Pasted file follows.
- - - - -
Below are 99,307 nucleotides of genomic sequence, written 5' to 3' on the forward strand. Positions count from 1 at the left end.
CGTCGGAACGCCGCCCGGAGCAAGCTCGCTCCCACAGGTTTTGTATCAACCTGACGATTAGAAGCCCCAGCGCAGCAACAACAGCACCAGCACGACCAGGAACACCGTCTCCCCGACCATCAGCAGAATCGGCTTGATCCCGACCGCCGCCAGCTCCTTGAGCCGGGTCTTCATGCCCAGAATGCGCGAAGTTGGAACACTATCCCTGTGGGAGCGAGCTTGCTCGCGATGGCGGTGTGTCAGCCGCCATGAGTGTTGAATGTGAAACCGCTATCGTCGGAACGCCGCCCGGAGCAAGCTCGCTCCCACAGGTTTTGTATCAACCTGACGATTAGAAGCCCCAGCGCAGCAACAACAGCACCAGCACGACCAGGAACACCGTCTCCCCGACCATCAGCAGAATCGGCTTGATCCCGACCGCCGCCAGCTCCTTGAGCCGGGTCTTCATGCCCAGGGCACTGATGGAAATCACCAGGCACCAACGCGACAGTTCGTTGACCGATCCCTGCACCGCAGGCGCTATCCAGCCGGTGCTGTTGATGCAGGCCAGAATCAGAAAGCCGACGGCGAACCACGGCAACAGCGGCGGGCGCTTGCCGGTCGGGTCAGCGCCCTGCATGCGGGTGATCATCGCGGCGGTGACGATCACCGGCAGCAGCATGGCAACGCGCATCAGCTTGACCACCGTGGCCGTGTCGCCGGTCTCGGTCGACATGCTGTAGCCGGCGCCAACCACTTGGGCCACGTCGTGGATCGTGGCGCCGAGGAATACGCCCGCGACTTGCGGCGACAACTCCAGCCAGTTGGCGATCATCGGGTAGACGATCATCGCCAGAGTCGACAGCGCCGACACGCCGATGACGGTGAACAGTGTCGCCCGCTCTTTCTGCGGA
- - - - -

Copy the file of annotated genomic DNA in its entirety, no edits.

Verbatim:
Below are 99,307 nucleotides of genomic sequence, written 5' to 3' on the forward strand. Positions count from 1 at the left end.
CGTCGGAACGCCGCCCGGAGCAAGCTCGCTCCCACAGGTTTTGTATCAACCTGACGATTAGAAGCCCCAGCGCAGCAACAACAGCACCAGCACGACCAGGAACACCGTCTCCCCGACCATCAGCAGAATCGGCTTGATCCCGACCGCCGCCAGCTCCTTGAGCCGGGTCTTCATGCCCAGAATGCGCGAAGTTGGAACACTATCCCTGTGGGAGCGAGCTTGCTCGCGATGGCGGTGTGTCAGCCGCCATGAGTGTTGAATGTGAAACCGCTATCGTCGGAACGCCGCCCGGAGCAAGCTCGCTCCCACAGGTTTTGTATCAACCTGACGATTAGAAGCCCCAGCGCAGCAACAACAGCACCAGCACGACCAGGAACACCGTCTCCCCGACCATCAGCAGAATCGGCTTGATCCCGACCGCCGCCAGCTCCTTGAGCCGGGTCTTCATGCCCAGGGCACTGATGGAAATCACCAGGCACCAACGCGACAGTTCGTTGACCGATCCCTGCACCGCAGGCGCTATCCAGCCGGTGCTGTTGATGCAGGCCAGAATCAGAAAGCCGACGGCGAACCACGGCAACAGCGGCGGGCGCTTGCCGGTCGGGTCAGCGCCCTGCATGCGGGTGATCATCGCGGCGGTGACGATCACCGGCAGCAGCATGGCAACGCGCATCAGCTTGACCACCGTGGCCGTGTCGCCGGTCTCGGTCGACATGCTGTAGCCGGCGCCAACCACTTGGGCCACGTCGTGGATCGTGGCGCCGAGGAATACGCCCGCGACTTGCGGCGACAACTCCAGCCAGTTGGCGATCATCGGGTAGACGATCATCGCCAGAGTCGACAGCGCCGACACGCCGATGACGGTGAACAGTGTCGCCCGCTCTTTCTGCGGA